On November 17, 2010, the Alabama State Board of Medical Examiners (Medical Board) tabled a proposed rule that would likely have prohibited CRNA interventional pain management practice. See the proposed rule that was tabled. This means that the Medical Board has decided to indefinitely postpone dealing with the issue.
The proposed rule’s language was derived in part from the Louisiana State Board of Medical Examiners Position Statement that was a central aspect of the Louisiana pain management litigation. (See the Louisiana position statement.) The Alabama proposed rule stated, in section 540-X-15-.05, “Delegation Prohibited”:
Physicians who utilize these procedures for interventional pain management purposes may not delegate to non-physician personnel the authority to utilize such procedures to diagnose, manage or treat chronic pain patients. To do so would necessarily permit the non-physician to exercise independent medical judgment, perform diagnostic testing, render diagnoses, and provide treatment or recommendations for treatment of patients suffering with chronic pain. Such determinations are essentially diagnostic and treatment decisions that can have critical implications for the patient, are reserved solely to those licensed to practice medicine, and are not delegable to a non-physician by physician prescription, direction or supervision.
The Alabama Association of Nurse Anesthetists (ALANA) worked to defeat the rule, submitted written comments opposing the rule, and testified against the rule at an October 2010 Medical Board hearing. The AANA actively assisted ALANA with its efforts.
The FTC Cautions the Medical Board
Several other parties also weighed in on the issue. In particular, the Federal Trade Commission’s Office of Policy Planning, Bureau of Economics, and Bureau of Competition sent a letter to the Medical Board outlining its concerns with the proposed rule. You can read the FTC letter and the FTC press release concerning the letter, which are positive for CRNAs, (This takes you to the press release; on the right-hand side of the page under “Related Items” is a link to the FTC letter).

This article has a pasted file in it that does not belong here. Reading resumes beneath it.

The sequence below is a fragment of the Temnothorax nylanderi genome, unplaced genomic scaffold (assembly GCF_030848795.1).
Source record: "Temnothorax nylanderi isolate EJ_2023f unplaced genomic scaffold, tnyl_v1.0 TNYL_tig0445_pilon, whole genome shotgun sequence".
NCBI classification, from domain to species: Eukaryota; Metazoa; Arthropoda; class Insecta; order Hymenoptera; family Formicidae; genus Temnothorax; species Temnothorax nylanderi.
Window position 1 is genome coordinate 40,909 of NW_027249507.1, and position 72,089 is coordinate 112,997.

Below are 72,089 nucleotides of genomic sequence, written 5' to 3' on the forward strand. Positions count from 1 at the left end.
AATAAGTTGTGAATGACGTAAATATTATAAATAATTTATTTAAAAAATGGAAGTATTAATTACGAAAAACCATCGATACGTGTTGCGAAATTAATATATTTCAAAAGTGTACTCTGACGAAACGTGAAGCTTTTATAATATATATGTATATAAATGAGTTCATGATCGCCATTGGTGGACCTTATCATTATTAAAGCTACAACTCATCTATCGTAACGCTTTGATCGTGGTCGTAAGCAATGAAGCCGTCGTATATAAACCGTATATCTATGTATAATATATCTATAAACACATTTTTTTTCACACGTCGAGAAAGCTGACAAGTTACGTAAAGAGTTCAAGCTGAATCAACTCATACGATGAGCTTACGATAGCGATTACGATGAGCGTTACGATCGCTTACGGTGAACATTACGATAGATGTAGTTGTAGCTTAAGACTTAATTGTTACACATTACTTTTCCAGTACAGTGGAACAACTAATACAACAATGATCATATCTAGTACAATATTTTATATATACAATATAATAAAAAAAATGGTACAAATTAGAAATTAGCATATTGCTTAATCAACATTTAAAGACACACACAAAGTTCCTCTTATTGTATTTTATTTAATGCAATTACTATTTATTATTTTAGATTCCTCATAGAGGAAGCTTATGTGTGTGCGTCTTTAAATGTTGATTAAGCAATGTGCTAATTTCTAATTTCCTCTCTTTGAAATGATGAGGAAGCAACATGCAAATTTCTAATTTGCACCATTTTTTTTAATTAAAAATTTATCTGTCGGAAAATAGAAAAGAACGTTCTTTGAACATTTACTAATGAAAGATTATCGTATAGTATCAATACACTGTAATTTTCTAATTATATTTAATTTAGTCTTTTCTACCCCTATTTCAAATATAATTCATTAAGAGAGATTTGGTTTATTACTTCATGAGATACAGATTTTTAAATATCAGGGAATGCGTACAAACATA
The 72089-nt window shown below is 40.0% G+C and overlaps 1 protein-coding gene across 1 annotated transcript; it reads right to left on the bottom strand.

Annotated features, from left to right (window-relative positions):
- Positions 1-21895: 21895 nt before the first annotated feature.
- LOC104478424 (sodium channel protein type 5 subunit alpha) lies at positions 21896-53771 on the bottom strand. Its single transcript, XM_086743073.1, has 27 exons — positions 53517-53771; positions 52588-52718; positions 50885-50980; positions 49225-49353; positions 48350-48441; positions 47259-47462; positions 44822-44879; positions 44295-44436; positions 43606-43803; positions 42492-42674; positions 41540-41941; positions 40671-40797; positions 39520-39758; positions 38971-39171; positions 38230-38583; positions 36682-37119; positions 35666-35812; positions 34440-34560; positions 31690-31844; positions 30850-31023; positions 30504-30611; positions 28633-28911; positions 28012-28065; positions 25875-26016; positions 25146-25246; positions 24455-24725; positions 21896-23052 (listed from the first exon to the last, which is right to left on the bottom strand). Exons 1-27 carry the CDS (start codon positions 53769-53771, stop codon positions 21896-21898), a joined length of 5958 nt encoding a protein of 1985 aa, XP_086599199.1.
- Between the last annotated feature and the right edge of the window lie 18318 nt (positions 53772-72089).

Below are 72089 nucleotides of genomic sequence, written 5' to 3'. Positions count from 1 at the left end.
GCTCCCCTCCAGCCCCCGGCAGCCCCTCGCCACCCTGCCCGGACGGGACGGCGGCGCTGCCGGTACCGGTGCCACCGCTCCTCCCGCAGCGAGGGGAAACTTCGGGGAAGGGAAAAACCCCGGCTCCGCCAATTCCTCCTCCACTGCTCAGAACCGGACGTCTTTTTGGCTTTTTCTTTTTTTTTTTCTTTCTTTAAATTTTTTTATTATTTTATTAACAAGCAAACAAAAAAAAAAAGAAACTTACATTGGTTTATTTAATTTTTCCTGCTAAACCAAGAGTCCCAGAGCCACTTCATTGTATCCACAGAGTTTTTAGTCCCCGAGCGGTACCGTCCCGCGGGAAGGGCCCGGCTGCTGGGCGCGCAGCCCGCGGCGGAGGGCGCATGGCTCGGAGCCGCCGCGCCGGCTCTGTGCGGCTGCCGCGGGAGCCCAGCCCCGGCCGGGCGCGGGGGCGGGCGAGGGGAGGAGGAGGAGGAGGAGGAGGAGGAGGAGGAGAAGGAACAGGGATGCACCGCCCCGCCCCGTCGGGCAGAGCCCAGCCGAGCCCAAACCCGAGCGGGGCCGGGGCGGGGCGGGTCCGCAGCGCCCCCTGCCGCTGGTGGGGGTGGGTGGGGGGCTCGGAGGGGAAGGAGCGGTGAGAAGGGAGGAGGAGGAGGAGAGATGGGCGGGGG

In part, the press release stated:
In a comment to the Alabama State Board of Medical Examiners, Federal Trade Commission staff said that the Board’s proposed rule – which would require that interventional pain management services be provided exclusively by doctors – appears overly restrictive and likely detrimental to Alabama patients. The proposed rule would prohibit certified registered nurse anesthetists (CRNAs) from performing, under physician supervision, many pain management procedures that CRNAs currently are allowed to provide under physician supervision, such as providing palliative care.
The comment explained that the proposed rule would reduce the availability and raise the prices of chronic pain management services. In particular, the proposed rule could be especially burdensome for some of the most vulnerable citizens of Alabama. For example, CRNAs disproportionately serve smaller, rural hospitals, and hospice and palliative care patients may depend on CRNAs for chronic care. FTC staff noted that the proposed rule provided no evidence that the current practice harms patients, and studies have found that CRNAs provide pain-management services safely.
[Please note that pursuant to Alabama facility regulations, CRNAs work under physician supervision in Alabama.]
The FTC press release also noted that the Commission voted unanimously to authorize FTC staff to submit the comments.
The FTC’s submission of this letter is a significant event – to our knowledge the FTC has never sent such a letter concerning a pending state legislative or regulatory issue concerning nurse anesthetists. An article highlighting the FTC letter appeared in the Birmingham News in November 2010. Please see FTC Urges Alabama Medical Panel to Not Adopt Rules on Who Can Give Pain Treatments.
While the FTC letter is important, it was just one of many submissions to the Medical Board. For example, the Medical Board received several letters opposing the proposed rule, including letters from the Alabama Board of Nursing, the Alabama Hospital Association, the Alabama Psychological Association, the Speaker of the Alabama House of Representatives, another current legislator, and the Alabama Nurses Association. Unsurprisingly, the American Society of Anesthesiologists submitted a letter supporting the Medical Board rule.
This proposed rule that has been tabled directly contradicted an earlier March 2010 Alabama Board of Nursing Declaratory Ruling concerning CRNA authority to perform pain management procedures under Alabama law. Please see 310 BON Declaratory Ruling.
The AANA’s position is that management of both acute and chronic pain is within the professional scope of practice of CRNAs and is not exclusively the “practice of medicine.” (See AANA Position Statement Number 2.11 Pain Management, and Considerations; Scope and Standards for Nurse Anesthesia Practice)
Please note that Louisiana continues to be the only state in the nation to prohibit all CRNA “interventional” pain management practice. The Louisiana litigation is not binding in any other state and directly affects CRNAs practicing in Louisiana only.